Recent Trends in the Executive Search Industry
 

2016 Survey Results on Executive Search in the Philippines

   

Philippine Daily Inquirer

October 16, 2016  

For the complete survey results, please read this http://www.paespi.org/articles/paespi-survey-state-philippines.

There has been a rapid rise in the number of executive search and recruitment firms over the past five years. Because of the low barriers to entry, these firms have risen to 70+ and the number continues to grow. A lot of these firms are not even SEC-registered and evade taxes. Because of intense competition, malpractices emerge, victimizing both executive talents and clients alike. Even the passage of the Data Privacy Act has not prevented the unauthorized release and peddling of Curricula Vitae (CVs).

In response to the deterioration of the search industry, a group of like-minded search firms formed the Philippine Association of Executive Search Professionals, Inc. (PAESPI) in September 2010. As an advocacy group, PAESPI aims to help professionalize the industry, promote a Code of Ethics and expose malpractices. A significant key to this advocacy is the sustained educational campaign that consists of breakfast forums, articles in broad sheets and business journals, and appearances in TV shows as well as in the companies’ Human Resources (HR) programs. A website (www.paespi.org) showcases the group’s advocacies, activities, articles and career opportunities for executives.

PAESPI is a signatory of the Integrity Initiative launched by the Management Association of the Philippines (MAP). It has gained the support of the Corporate Advocacy Partners within the top 500 Corporations in the country. As partners, they agreed to allow the use of their logos in PAESPI materials to signify their support to the group’s advocacies.

As prevalent issues rise in the growing industry of Executive Search, a survey on trends of the industry specifically in the Philippines was conducted by PAESPI from May to August 2016. This way, a clearer picture of the industry’s current state is highlighted. The group wanted to identify areas that Clients and Executive talents are very satisfied with and areas where they are most disappointed in. The survey results are critical for PAESPI as to how to address these areas of dissatisfaction and continue to raise the standard of service of its member firms. A follow-up survey will be conducted after 12 months to track the progress.

The profile of the respondents included those chosen randomly from the Top 500 Corporations, supplemented by PAESPI’s former and current clients and executive talents. A minimum of 100 respondents each from Corporations/Clients and from Executive Talents were included in the survey. Structured questionnaires focusing on service areas that are practiced by Global Search Firms were then distributed to the respondents, with open-ended questions added to provide more substance to the statistics through verbatim comments. These questionnaires were mostly sent by e-mail while some were personally handed to the respondents around May to July 2016. By August 2016, the survey results were subjected to appropriate data analysis.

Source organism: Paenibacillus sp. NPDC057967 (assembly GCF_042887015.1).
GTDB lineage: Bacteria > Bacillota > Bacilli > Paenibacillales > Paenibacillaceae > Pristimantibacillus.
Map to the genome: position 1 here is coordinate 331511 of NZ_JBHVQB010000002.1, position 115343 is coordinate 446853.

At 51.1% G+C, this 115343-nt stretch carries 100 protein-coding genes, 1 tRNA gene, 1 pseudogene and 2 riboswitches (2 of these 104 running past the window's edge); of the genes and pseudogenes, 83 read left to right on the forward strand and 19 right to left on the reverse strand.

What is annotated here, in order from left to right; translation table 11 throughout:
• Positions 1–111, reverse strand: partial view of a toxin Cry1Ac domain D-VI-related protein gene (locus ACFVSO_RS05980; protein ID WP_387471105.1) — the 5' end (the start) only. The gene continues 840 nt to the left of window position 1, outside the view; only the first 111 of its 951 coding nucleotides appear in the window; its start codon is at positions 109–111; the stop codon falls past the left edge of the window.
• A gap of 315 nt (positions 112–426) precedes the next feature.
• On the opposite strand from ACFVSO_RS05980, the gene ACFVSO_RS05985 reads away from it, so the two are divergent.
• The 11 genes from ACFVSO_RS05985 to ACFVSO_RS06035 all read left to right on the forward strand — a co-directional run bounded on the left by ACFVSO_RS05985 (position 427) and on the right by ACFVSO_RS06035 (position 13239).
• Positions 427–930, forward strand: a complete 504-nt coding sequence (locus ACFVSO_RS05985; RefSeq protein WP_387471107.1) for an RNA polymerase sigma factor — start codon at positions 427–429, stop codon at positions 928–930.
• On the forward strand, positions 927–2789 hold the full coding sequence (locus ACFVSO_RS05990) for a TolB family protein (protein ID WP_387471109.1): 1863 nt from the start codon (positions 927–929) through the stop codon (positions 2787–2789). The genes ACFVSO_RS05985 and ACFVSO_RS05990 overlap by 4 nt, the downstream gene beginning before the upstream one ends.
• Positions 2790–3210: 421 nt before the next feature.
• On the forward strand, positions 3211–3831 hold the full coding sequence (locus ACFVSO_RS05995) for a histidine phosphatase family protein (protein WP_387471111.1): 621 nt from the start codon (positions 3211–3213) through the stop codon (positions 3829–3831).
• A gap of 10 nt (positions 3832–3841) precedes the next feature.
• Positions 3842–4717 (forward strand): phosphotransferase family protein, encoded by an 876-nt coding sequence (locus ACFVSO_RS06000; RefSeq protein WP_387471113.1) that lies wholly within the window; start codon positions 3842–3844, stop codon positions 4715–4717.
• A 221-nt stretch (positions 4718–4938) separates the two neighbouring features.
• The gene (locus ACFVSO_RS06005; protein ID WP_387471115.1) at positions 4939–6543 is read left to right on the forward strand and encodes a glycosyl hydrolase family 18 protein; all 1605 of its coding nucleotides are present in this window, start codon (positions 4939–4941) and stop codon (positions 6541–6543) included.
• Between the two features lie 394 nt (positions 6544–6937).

From the analysed survey results based on the talents’ perspective, only 16% of respondents were “Very Satisfied” with their experience with headhunters. This is considered low and confirms that headhunters have a long way to go to raise the standards of professionalism, ethics and deliverables.

Also, the “satisfactory” grade, which was given by 54% of respondents is probably not a source of comfort. In a 3-step rating, “satisfactory” is almost equivalent to a “fair” grade (good, fair, poor) because the verbatim comments showed many negative comments.

Executive talents value confidentiality. Their consent must be obtained before their CVs can be shared with a specific company. Certainly, “peddling” resumes is not acceptable because it exposes executive talents, needlessly.

Sadly, there is still no awareness among all the respondents about Data Privacy Act.

The verbatim comments pinpointed the areas wherein headhunters are deficient and the areas for improvement.

From the corporations’ point of view, the important attributes are already being practiced and enhanced by PAESPI members, as validated by the results showing the path it has taken, especially on ethical practices.

Although corporations value quality and timely results, they recognize the importance of process. These corporations value relationships that only top-notch consultants can foster and sustain. The Executive Search industry needs an “ideal consultant” thereby encouraging search firms to align themselves to fill this gap.

Corporations and executive talents alike have expressed dismay over the numerous unethical practices of so-called search consultants or “headhunters”. Thus, PAESPI should continue in taking the challenge of exposing malpractices and stay committed inactively educating corporations and executive talents on ethics and professionalism in the Executive Search industry.